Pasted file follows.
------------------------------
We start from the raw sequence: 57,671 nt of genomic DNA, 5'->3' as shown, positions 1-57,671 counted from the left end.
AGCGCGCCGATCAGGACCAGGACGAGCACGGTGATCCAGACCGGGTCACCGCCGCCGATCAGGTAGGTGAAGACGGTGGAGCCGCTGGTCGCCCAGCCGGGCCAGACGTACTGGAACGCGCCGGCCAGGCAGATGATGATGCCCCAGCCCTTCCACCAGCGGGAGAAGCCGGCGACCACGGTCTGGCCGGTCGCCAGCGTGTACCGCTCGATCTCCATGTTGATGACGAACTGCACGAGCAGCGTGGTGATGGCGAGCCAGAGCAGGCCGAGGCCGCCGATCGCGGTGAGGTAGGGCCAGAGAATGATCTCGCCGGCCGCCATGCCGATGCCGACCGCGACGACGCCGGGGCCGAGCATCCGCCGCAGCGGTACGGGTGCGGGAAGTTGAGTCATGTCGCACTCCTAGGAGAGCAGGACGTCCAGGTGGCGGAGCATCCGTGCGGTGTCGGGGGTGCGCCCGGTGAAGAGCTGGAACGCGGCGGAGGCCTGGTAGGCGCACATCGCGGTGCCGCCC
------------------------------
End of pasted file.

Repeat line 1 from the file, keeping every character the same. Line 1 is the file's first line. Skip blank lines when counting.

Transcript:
We start from the raw sequence: 57,671 nt of genomic DNA, 5'->3' as shown, positions 1-57,671 counted from the left end.